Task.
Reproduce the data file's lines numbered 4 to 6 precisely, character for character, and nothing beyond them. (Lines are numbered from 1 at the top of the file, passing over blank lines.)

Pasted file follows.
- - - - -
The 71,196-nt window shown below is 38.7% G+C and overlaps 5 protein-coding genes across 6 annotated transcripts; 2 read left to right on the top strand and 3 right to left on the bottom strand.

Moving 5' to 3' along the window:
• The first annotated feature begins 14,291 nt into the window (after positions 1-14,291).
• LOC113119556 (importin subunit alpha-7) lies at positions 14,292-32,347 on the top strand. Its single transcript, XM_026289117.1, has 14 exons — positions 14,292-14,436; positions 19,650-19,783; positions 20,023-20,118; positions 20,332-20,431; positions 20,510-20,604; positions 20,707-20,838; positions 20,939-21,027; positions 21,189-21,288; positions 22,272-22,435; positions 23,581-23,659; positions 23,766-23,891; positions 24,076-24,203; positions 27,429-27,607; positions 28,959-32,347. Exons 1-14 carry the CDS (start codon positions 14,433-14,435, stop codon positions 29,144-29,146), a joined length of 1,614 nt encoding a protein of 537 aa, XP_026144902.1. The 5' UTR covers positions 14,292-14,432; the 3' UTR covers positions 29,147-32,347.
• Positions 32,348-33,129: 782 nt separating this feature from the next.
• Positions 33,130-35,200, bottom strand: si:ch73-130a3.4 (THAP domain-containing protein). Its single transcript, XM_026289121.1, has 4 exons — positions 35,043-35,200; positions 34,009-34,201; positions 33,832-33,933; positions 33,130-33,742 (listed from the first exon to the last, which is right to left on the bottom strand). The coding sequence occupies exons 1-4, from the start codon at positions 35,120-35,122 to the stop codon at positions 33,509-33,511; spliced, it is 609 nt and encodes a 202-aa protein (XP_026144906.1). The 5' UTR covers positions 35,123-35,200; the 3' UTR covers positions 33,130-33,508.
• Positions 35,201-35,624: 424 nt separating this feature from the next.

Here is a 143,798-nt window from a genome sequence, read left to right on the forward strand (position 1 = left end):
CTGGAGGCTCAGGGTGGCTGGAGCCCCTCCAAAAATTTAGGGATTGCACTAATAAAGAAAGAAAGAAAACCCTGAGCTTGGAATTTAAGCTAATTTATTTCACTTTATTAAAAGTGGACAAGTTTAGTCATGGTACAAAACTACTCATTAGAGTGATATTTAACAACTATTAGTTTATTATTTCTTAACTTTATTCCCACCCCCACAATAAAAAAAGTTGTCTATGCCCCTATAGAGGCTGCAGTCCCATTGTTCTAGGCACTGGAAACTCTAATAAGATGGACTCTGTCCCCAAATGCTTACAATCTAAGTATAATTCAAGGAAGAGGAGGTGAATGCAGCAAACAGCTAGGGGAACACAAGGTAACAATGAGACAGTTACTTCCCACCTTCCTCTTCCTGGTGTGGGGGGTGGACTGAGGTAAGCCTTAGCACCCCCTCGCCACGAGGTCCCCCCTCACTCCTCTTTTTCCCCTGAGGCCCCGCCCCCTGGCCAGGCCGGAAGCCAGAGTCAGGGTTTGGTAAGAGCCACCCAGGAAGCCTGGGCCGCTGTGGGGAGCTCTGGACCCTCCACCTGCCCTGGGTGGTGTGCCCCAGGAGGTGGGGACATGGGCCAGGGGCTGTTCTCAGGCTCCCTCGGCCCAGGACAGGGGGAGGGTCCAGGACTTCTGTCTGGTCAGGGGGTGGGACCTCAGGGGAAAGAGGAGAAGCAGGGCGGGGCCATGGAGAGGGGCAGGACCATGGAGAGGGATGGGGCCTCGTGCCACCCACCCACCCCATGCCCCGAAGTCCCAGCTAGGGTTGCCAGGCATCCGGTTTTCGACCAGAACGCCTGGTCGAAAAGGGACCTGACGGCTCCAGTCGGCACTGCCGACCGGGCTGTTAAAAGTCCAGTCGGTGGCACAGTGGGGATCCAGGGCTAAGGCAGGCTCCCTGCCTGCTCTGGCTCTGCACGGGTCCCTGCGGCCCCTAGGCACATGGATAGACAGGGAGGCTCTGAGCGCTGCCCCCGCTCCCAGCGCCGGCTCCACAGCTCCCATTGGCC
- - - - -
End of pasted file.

• LOC113119556 (importin subunit alpha-7) lies at positions 14,292-32,347 on the top strand. Its single transcript, XM_026289117.1, has 14 exons — positions 14,292-14,436; positions 19,650-19,783; positions 20,023-20,118; positions 20,332-20,431; positions 20,510-20,604; positions 20,707-20,838; positions 20,939-21,027; positions 21,189-21,288; positions 22,272-22,435; positions 23,581-23,659; positions 23,766-23,891; positions 24,076-24,203; positions 27,429-27,607; positions 28,959-32,347. Exons 1-14 carry the CDS (start codon positions 14,433-14,435, stop codon positions 29,144-29,146), a joined length of 1,614 nt encoding a protein of 537 aa, XP_026144902.1. The 5' UTR covers positions 14,292-14,432; the 3' UTR covers positions 29,147-32,347.
• Positions 32,348-33,129: 782 nt separating this feature from the next.
• Positions 33,130-35,200, bottom strand: si:ch73-130a3.4 (THAP domain-containing protein). Its single transcript, XM_026289121.1, has 4 exons — positions 35,043-35,200; positions 34,009-34,201; positions 33,832-33,933; positions 33,130-33,742 (listed from the first exon to the last, which is right to left on the bottom strand). The coding sequence occupies exons 1-4, from the start codon at positions 35,120-35,122 to the stop codon at positions 33,509-33,511; spliced, it is 609 nt and encodes a 202-aa protein (XP_026144906.1). The 5' UTR covers positions 35,123-35,200; the 3' UTR covers positions 33,130-33,508.